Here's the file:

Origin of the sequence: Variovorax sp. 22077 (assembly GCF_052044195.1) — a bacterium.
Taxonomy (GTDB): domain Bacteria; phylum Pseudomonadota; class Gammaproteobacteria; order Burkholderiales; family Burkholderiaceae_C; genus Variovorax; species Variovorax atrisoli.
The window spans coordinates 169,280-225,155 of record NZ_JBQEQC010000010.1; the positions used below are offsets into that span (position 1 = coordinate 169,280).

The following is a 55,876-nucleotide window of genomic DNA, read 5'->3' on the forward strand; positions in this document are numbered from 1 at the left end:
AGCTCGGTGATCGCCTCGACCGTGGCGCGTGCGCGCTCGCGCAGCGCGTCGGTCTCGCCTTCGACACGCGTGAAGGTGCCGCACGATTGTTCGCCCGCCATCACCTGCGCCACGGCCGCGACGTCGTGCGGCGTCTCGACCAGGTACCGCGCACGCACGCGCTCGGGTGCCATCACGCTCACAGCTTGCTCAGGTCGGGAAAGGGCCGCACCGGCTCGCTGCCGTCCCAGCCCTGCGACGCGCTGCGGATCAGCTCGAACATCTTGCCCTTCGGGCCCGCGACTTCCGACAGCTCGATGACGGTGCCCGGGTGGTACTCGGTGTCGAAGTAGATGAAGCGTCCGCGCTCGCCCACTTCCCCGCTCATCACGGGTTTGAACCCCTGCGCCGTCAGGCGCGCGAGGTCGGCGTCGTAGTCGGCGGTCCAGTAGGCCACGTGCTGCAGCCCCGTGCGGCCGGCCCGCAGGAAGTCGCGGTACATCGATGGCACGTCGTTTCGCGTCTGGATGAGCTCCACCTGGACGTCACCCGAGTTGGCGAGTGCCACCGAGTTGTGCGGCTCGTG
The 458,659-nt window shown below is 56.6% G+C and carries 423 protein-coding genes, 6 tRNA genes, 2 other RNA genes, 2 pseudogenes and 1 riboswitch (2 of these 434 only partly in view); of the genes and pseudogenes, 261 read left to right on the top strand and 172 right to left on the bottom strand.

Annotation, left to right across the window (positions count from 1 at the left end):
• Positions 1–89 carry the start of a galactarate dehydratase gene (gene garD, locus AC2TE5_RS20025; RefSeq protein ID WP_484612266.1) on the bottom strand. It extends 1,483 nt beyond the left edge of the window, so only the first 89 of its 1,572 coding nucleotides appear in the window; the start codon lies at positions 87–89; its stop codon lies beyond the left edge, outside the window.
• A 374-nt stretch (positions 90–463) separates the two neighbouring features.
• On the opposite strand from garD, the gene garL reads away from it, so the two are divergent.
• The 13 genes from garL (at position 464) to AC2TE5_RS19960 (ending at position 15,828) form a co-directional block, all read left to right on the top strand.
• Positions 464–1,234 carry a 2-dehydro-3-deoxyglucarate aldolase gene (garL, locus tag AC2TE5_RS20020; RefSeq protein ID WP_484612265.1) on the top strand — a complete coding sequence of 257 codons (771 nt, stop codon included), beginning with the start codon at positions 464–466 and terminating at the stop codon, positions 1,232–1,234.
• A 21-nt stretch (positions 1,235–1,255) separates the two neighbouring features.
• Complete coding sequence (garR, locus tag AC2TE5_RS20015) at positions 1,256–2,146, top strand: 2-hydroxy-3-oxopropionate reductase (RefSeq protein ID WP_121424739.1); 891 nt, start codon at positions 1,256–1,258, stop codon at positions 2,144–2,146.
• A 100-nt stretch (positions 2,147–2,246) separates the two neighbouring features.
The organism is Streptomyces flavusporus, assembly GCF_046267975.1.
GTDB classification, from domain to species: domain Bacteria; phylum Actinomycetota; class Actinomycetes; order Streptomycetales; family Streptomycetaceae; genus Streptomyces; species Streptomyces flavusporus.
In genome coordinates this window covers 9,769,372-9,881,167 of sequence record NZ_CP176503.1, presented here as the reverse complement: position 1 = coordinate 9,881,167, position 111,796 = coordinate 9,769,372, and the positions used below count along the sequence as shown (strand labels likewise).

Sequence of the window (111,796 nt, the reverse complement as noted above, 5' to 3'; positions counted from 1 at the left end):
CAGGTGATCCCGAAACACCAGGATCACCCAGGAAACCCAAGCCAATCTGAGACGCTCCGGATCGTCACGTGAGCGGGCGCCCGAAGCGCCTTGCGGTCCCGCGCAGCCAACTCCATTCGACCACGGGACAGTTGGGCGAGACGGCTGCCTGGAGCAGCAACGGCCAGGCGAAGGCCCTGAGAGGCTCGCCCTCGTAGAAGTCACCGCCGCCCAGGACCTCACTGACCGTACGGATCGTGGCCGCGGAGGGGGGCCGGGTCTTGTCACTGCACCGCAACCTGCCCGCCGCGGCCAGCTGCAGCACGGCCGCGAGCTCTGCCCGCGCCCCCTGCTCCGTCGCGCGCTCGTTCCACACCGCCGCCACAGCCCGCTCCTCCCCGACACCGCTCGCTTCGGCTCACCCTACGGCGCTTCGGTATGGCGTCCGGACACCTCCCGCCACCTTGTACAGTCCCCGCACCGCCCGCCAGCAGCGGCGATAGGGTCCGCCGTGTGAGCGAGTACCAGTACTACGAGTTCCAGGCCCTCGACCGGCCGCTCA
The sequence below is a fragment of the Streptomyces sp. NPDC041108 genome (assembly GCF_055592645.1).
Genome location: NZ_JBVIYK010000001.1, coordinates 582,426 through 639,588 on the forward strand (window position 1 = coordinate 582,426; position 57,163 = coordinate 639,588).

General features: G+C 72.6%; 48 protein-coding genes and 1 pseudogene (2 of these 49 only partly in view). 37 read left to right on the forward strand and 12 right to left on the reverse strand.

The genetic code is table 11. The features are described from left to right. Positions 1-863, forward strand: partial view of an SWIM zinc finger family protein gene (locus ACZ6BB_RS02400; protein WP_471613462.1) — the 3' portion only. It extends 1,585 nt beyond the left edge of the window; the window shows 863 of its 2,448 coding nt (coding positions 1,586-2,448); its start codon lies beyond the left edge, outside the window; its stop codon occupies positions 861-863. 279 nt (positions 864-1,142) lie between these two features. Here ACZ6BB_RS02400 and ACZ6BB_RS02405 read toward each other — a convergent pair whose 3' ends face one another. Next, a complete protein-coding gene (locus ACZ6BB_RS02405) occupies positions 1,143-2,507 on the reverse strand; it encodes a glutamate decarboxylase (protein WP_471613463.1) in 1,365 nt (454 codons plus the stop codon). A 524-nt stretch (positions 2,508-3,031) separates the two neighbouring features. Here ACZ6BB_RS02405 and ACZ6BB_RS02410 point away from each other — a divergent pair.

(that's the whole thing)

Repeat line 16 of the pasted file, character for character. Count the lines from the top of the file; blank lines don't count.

The organism is Streptomyces flavusporus, assembly GCF_046267975.1.